Agree with MF. Even though you may not like the color, there are several people who do. I'm sure this racket will be marketed to compete with rackets like the Wilson Torch, which has a lime green paint job also. It even has some orange on it (orange and lime green? yuck!). But obviously, somebody likes it. I've seen several junior players using it, which was most likely Wilson's target. The first time I saw a bright yellow racket, I thought "no serious player could use that". 2 weeks later I saw Daniel Hbaty using one that was so yellow it blinded me. After hearing Hbaty's interview, I still wasn't convinced that a "serious" player would use one, but there have been a few others. So, if you don't like it, don't buy it. I'm sure you'll eventually get to see one of your opponents using one.
07-03-2004, 08:21 AM
And besides, does the colour really matter. One goes out and get's a new racquet that suits their playing style, not one that necessarily appeals to the eye. Not to mention that the colour doesn't say anything about the pro's racquets because they're all paintjobs anyways.
07-03-2004, 11:38 AM
Have you seen the new add in tennis magazine? They have Coria hitting with an NXG. It doesn't look at all real. It must have been computer generated.
07-04-2004, 06:15 AM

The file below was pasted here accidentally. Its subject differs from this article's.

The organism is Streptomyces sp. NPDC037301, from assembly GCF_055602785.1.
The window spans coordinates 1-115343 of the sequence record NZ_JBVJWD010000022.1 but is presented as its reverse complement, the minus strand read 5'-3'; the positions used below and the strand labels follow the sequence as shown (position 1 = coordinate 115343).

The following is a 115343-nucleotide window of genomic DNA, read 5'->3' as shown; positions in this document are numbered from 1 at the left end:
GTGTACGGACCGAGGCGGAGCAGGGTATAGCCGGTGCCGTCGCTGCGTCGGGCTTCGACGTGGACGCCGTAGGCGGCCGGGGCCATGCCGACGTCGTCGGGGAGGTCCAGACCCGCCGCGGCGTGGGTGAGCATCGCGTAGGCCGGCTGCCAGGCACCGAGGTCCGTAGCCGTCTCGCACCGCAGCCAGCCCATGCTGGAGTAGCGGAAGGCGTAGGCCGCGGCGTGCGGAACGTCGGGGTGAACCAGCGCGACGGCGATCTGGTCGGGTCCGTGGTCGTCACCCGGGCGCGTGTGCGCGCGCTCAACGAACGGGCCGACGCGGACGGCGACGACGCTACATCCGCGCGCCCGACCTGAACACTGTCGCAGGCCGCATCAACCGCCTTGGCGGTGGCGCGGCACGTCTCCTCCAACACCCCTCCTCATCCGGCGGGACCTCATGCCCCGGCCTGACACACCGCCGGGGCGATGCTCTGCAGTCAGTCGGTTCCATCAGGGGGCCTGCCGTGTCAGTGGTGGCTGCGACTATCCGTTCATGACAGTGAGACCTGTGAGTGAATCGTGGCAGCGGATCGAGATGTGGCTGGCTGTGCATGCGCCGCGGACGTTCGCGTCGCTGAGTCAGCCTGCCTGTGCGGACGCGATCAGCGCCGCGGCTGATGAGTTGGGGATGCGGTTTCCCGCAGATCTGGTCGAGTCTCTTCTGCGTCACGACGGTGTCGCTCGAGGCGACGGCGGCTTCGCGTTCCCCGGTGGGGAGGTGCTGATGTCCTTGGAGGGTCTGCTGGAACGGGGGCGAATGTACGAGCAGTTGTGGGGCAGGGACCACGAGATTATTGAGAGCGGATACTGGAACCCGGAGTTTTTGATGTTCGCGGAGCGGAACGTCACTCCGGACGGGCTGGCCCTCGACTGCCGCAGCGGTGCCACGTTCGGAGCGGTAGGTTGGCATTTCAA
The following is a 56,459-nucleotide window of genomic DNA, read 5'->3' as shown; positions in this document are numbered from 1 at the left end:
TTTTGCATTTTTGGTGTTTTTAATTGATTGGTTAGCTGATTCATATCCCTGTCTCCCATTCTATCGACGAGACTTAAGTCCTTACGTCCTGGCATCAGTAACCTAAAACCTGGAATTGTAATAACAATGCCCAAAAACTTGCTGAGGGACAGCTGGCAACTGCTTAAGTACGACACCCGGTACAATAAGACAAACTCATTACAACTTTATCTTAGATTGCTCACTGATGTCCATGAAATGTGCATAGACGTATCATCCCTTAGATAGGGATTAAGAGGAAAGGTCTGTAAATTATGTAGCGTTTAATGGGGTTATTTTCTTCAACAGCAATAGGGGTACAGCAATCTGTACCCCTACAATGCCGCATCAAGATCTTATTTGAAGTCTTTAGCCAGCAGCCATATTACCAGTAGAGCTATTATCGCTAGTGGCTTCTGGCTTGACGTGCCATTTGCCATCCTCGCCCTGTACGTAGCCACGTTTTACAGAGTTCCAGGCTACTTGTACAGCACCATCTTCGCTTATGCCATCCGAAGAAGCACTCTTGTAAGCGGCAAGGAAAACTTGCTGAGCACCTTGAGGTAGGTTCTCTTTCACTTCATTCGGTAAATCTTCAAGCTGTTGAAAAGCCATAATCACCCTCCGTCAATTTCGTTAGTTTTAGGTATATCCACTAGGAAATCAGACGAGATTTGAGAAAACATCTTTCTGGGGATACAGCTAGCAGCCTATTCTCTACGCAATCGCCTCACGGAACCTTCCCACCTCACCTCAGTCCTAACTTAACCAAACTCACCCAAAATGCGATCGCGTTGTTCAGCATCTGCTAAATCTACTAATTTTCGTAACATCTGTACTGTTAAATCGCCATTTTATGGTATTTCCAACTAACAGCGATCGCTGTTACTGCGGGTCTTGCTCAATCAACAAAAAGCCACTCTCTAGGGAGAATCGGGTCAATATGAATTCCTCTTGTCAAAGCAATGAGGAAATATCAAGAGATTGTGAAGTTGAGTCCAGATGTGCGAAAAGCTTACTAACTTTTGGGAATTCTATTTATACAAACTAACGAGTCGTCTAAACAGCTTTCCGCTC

For the record, I didn't mean to hurt Mary's feelings. In fact, yes, I do think I could help Prince out. No, I don't have a marketing degree; I didn't know that was a prerequisite for having an opinion. I do have a degree in Political Science but I don't harbor it against the populace when they vote the same as I do. I was one class shy of a minor in business if it helps "justify" my opinion to you. It just pains me to see stupid ideas from a company I like. How many times have you rolled your eyes when McDonald's announces a new sandwich? Or when the company you work for announces a new "initiative" that you know if not going to help you get your actual work done? BTW, they don't have Chang on board; they dropped him when they were in a financial crunch and he wasn't playing well. Steve, I know what you're saying but I have watched a good deal of high school tennis and I have yet to see a Torch out there. Down, I agree that the color doesn't help one play better but that being said, I would not play with a lime green racquet. Ever. My concern is that Prince will get a reputation like that of Pro Kennex. Now before anyone jumps on that, I'm not talking about what posters on this message board think about PK; I'm talking about the casual tennis player. When that person thinks PK, they think of the cheap shelf at the local Sports Mega Store. I am sure Prince will be thinning their line a bit in the coming months but they seem to have two new racquets (Shark and Beast) that are very similar in weight with odd names. For the record, I hope I'm wrong. Maybe I'll be ordering a Prince Platypus or Anteater soon.